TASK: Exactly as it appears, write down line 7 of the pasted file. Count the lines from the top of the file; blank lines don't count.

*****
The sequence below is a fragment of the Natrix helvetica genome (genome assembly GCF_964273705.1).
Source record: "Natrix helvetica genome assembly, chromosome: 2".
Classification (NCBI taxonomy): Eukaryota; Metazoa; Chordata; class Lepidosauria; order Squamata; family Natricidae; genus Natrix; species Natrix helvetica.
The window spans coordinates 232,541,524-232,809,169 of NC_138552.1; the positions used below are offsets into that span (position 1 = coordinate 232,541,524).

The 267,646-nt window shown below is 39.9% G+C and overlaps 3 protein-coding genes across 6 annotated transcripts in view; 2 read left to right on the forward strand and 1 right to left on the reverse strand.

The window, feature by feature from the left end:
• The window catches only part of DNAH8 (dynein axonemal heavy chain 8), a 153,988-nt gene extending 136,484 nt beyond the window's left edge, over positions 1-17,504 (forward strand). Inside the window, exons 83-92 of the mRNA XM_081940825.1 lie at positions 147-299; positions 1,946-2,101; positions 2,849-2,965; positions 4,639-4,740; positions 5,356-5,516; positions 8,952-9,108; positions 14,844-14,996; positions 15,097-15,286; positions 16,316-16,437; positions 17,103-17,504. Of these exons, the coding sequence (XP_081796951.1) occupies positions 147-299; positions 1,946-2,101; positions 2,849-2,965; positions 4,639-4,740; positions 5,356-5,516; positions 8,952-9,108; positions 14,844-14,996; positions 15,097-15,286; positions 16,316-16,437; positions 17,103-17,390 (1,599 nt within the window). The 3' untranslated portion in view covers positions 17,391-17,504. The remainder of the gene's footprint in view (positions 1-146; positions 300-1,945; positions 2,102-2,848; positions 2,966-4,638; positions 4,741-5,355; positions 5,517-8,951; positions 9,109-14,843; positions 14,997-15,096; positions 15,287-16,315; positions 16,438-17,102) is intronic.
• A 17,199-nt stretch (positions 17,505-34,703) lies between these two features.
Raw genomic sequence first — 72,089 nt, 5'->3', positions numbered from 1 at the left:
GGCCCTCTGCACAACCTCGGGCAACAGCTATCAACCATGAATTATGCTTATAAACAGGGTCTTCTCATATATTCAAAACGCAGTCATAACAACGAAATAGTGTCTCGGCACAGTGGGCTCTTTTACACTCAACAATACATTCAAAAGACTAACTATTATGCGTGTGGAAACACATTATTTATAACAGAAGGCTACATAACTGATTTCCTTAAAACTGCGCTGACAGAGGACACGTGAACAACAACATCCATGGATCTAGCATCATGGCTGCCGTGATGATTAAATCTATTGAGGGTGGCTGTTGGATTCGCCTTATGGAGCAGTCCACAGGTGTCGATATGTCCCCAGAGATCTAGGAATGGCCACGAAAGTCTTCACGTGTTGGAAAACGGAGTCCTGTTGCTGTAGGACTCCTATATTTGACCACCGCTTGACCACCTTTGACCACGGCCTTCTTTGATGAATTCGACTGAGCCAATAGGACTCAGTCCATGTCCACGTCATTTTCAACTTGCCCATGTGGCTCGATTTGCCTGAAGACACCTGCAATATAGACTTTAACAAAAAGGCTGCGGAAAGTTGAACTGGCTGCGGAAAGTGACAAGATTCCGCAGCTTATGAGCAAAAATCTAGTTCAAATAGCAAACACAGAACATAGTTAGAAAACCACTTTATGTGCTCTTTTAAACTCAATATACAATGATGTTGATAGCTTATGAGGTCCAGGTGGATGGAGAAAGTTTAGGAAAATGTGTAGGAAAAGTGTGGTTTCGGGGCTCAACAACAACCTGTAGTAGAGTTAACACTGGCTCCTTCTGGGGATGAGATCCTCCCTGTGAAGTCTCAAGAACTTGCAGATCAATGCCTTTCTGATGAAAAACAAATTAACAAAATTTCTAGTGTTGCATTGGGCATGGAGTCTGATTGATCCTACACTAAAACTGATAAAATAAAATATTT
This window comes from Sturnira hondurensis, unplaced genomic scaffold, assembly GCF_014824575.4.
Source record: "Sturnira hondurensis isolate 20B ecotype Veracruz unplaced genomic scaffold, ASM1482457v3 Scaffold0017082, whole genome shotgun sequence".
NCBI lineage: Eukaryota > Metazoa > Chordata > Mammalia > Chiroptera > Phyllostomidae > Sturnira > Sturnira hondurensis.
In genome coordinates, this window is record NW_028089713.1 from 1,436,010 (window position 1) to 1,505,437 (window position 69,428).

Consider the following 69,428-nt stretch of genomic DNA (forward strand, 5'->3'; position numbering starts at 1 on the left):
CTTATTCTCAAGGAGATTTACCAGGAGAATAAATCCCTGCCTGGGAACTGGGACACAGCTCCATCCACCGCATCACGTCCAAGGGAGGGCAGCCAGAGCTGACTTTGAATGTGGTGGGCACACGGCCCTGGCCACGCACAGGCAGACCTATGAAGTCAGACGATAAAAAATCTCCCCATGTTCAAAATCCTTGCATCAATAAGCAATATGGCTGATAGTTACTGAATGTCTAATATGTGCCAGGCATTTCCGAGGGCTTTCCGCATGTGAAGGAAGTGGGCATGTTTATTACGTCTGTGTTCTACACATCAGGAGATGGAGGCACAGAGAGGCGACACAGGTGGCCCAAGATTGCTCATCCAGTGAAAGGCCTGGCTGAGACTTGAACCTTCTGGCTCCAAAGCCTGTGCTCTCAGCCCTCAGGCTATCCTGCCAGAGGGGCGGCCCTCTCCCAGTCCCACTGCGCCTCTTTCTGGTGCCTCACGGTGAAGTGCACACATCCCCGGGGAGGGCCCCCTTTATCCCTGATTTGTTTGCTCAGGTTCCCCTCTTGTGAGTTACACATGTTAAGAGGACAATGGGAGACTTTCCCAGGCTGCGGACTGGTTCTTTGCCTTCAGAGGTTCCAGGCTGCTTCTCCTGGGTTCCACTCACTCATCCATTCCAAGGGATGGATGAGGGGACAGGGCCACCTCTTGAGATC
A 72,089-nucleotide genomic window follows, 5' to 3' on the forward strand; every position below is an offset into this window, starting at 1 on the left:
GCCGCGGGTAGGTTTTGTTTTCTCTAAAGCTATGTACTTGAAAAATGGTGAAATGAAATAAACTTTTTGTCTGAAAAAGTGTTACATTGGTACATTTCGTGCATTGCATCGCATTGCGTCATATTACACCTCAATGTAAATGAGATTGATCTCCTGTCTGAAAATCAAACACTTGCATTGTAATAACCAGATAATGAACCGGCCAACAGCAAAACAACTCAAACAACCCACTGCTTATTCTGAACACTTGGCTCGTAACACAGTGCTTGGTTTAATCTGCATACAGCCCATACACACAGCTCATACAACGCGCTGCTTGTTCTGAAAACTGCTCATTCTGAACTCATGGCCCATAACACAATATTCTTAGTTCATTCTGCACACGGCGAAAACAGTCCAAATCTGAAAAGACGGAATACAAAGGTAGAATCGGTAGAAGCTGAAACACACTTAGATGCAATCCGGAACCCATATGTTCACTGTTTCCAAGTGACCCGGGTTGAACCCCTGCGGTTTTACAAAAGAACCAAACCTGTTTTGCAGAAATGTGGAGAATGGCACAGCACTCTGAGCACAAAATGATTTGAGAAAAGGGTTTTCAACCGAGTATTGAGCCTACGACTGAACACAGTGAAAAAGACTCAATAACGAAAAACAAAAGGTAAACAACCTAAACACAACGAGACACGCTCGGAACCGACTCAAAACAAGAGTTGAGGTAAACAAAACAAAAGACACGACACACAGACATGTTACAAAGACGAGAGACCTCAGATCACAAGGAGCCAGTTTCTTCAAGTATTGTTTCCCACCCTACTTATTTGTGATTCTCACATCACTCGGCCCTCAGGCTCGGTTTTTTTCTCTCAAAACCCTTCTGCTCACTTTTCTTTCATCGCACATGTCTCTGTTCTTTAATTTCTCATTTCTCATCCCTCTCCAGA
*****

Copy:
• The window catches only part of DNAH8 (dynein axonemal heavy chain 8), a 153,988-nt gene extending 136,484 nt beyond the window's left edge, over positions 1-17,504 (forward strand). Inside the window, exons 83-92 of the mRNA XM_081940825.1 lie at positions 147-299; positions 1,946-2,101; positions 2,849-2,965; positions 4,639-4,740; positions 5,356-5,516; positions 8,952-9,108; positions 14,844-14,996; positions 15,097-15,286; positions 16,316-16,437; positions 17,103-17,504. Of these exons, the coding sequence (XP_081796951.1) occupies positions 147-299; positions 1,946-2,101; positions 2,849-2,965; positions 4,639-4,740; positions 5,356-5,516; positions 8,952-9,108; positions 14,844-14,996; positions 15,097-15,286; positions 16,316-16,437; positions 17,103-17,390 (1,599 nt within the window). The 3' untranslated portion in view covers positions 17,391-17,504. The remainder of the gene's footprint in view (positions 1-146; positions 300-1,945; positions 2,102-2,848; positions 2,966-4,638; positions 4,741-5,355; positions 5,517-8,951; positions 9,109-14,843; positions 14,997-15,096; positions 15,287-16,315; positions 16,438-17,102) is intronic.